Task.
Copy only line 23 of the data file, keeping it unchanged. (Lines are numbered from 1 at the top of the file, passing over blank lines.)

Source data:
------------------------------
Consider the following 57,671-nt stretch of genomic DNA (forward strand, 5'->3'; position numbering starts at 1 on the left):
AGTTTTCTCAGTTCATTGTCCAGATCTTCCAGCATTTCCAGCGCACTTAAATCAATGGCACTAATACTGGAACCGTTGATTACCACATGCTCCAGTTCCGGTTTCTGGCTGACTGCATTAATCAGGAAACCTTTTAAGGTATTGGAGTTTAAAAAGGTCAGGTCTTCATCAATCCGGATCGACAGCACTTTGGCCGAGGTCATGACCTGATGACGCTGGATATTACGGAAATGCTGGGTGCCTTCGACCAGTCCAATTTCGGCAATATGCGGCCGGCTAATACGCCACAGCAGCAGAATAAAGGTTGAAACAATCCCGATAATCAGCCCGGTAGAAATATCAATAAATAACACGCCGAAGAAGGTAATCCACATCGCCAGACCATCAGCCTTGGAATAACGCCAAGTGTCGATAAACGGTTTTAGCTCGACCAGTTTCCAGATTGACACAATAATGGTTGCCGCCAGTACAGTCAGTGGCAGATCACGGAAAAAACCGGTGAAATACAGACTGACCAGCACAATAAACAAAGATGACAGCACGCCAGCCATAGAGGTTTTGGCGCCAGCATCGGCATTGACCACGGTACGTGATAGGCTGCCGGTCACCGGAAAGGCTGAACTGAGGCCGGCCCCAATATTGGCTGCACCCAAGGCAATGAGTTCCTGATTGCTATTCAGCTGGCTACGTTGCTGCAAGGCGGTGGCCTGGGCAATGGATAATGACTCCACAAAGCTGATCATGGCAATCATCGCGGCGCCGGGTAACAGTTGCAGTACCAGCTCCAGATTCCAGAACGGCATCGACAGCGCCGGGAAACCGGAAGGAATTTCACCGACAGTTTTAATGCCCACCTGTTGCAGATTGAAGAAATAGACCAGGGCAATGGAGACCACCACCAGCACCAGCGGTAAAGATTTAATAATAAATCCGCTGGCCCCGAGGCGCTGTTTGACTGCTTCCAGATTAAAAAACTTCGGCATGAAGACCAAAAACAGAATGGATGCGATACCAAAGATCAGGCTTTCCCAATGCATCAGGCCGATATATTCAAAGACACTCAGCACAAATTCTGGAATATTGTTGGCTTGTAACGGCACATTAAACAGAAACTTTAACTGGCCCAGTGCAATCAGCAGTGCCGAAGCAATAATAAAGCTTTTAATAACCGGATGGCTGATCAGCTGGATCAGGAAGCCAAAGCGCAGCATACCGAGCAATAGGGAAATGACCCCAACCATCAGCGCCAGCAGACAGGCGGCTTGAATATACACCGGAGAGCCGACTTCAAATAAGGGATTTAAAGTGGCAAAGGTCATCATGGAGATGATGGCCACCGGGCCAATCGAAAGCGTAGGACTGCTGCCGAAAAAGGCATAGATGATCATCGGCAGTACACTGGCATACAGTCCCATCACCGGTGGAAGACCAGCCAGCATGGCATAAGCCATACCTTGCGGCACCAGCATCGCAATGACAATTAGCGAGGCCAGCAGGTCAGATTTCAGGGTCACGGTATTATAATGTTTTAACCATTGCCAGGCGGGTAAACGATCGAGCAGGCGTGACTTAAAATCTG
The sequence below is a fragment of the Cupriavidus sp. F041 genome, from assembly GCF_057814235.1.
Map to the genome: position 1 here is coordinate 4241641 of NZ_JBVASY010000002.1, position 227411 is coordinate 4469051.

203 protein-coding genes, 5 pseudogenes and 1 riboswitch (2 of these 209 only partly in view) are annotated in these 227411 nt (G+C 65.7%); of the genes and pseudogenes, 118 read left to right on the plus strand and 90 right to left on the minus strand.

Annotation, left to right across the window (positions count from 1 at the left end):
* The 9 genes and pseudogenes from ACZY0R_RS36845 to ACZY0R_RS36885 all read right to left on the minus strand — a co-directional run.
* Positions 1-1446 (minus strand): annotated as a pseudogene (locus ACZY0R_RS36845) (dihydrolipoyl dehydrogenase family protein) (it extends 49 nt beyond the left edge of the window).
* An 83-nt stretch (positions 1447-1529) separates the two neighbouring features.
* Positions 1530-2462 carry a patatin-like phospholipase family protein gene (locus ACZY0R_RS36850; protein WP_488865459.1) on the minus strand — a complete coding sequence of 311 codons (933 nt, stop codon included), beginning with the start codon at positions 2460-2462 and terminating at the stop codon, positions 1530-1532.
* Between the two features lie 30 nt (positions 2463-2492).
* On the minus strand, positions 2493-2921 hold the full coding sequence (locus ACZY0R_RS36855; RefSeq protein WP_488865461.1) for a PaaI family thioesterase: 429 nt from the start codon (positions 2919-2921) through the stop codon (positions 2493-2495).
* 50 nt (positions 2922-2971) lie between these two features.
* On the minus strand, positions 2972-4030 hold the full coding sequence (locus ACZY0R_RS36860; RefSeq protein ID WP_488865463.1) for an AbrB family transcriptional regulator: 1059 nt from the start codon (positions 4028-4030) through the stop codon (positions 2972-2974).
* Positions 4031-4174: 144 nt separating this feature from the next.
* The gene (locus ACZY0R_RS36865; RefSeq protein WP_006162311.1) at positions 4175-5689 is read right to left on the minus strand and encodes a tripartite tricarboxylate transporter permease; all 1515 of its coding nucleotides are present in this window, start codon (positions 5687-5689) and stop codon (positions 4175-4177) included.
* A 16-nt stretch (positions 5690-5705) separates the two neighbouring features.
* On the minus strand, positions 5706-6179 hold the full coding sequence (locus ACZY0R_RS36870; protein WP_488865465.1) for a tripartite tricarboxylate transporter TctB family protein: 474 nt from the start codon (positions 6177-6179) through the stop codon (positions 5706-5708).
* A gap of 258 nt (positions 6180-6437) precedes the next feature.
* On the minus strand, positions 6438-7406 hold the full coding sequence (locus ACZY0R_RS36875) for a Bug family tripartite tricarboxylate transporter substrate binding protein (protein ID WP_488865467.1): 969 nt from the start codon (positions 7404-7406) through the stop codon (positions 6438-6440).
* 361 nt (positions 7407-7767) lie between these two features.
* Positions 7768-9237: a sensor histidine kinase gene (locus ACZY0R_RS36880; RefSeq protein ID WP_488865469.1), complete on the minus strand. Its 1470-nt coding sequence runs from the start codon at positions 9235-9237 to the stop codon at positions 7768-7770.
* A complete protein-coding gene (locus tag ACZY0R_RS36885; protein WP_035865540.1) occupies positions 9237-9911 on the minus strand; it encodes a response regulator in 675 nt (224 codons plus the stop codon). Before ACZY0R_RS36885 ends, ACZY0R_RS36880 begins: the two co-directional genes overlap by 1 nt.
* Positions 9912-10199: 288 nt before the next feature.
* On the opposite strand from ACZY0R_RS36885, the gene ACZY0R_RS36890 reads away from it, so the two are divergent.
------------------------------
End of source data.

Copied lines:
* A complete protein-coding gene (locus tag ACZY0R_RS36885; protein WP_035865540.1) occupies positions 9237-9911 on the minus strand; it encodes a response regulator in 675 nt (224 codons plus the stop codon). Before ACZY0R_RS36885 ends, ACZY0R_RS36880 begins: the two co-directional genes overlap by 1 nt.